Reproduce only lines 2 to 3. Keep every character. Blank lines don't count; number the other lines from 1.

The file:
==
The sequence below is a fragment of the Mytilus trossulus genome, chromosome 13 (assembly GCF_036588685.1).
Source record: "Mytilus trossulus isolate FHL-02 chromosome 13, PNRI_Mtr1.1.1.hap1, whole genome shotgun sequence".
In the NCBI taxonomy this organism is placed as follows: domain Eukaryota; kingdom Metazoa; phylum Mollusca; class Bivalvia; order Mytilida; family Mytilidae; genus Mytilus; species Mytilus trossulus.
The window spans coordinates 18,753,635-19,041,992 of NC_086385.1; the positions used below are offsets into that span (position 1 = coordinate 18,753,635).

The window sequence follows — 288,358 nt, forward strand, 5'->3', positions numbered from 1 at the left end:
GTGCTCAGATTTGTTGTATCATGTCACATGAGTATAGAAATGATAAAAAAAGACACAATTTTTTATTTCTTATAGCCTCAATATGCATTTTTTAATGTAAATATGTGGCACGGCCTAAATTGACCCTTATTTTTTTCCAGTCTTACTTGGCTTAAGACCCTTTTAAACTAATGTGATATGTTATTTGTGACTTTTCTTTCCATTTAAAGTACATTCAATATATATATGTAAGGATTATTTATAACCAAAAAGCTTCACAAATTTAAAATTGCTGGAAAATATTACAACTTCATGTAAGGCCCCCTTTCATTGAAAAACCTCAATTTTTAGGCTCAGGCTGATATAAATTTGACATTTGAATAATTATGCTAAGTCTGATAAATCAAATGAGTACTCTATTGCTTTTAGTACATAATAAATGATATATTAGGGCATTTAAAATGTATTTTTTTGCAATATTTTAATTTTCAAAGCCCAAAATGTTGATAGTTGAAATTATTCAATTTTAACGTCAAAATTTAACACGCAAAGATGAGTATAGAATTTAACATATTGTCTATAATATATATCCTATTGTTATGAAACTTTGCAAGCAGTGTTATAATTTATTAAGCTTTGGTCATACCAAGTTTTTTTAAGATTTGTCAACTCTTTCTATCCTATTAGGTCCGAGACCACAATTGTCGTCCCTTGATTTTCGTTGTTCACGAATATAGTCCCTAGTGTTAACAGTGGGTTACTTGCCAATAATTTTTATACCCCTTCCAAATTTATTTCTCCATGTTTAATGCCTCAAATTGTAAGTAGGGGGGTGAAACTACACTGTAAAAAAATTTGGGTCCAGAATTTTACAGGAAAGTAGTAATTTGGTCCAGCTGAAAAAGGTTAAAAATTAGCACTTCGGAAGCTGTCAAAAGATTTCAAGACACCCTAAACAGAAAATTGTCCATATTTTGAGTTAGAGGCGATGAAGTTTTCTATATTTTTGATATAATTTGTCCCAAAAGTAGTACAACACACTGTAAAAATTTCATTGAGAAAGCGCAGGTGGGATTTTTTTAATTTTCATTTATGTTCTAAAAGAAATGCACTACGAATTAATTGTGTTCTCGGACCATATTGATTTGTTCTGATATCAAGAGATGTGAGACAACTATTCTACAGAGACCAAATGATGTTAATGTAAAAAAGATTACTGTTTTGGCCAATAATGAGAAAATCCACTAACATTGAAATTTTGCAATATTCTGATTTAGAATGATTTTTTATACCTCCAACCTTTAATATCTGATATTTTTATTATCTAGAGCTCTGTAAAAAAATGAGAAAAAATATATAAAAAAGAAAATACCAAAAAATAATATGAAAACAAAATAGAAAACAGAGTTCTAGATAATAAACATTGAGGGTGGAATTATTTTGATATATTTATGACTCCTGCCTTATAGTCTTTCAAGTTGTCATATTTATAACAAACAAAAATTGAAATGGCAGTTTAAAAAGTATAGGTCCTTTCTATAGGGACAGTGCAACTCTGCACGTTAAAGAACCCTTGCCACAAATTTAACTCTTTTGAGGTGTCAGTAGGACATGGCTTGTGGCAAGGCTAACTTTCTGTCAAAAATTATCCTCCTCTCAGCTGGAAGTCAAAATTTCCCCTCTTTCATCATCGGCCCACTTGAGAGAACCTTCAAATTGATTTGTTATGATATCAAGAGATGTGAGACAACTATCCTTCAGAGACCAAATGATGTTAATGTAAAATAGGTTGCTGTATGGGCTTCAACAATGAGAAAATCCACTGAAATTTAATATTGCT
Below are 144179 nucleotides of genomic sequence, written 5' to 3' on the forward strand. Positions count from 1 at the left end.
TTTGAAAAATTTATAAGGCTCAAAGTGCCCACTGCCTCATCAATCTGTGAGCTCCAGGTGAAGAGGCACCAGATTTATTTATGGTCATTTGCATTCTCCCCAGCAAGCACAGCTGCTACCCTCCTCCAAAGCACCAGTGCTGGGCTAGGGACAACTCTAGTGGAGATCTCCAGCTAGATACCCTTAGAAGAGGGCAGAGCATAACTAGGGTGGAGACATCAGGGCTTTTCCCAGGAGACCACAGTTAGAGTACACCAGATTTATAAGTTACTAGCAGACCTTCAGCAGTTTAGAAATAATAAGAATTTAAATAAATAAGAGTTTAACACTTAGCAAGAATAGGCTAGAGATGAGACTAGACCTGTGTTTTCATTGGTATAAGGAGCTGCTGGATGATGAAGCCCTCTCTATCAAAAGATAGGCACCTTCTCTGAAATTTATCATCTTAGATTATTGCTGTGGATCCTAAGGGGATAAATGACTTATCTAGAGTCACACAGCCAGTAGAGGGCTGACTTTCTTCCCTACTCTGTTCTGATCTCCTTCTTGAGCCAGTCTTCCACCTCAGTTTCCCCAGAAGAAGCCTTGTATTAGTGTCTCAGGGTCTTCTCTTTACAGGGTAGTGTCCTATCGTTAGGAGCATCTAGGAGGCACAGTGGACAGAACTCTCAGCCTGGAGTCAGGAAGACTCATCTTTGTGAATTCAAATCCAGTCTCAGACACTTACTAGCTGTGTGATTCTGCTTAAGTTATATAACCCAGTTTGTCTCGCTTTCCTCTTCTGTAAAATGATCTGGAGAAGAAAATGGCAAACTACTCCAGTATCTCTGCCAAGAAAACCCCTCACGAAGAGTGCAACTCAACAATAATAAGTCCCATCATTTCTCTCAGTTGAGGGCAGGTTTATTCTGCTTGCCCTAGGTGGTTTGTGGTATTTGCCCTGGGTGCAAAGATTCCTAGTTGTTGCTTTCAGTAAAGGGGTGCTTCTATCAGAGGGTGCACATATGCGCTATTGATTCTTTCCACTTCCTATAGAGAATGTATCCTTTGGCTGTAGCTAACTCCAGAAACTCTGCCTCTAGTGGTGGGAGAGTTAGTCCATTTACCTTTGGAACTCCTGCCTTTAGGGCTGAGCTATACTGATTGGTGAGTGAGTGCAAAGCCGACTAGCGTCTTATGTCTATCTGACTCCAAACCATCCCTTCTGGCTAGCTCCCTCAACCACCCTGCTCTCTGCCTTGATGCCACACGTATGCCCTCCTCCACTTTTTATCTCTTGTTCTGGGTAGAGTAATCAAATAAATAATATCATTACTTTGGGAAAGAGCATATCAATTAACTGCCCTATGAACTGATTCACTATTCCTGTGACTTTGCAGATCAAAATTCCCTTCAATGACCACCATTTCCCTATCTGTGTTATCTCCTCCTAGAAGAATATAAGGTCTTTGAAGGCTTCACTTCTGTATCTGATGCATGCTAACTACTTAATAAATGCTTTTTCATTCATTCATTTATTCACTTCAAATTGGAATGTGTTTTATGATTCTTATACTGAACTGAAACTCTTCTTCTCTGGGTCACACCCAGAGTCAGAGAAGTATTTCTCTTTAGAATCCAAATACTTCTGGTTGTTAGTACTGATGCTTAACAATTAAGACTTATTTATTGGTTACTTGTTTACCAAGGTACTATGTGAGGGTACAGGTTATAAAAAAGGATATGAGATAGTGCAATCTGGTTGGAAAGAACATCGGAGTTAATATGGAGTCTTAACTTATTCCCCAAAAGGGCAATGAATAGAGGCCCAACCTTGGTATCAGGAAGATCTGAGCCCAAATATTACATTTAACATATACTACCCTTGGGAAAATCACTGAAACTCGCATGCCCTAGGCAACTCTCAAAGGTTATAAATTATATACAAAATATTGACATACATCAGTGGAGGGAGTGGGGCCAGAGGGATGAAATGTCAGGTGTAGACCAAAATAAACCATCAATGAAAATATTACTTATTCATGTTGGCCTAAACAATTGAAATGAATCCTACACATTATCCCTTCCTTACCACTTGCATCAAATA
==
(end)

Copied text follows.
Source record: "Mytilus trossulus isolate FHL-02 chromosome 13, PNRI_Mtr1.1.1.hap1, whole genome shotgun sequence".
In the NCBI taxonomy this organism is placed as follows: domain Eukaryota; kingdom Metazoa; phylum Mollusca; class Bivalvia; order Mytilida; family Mytilidae; genus Mytilus; species Mytilus trossulus.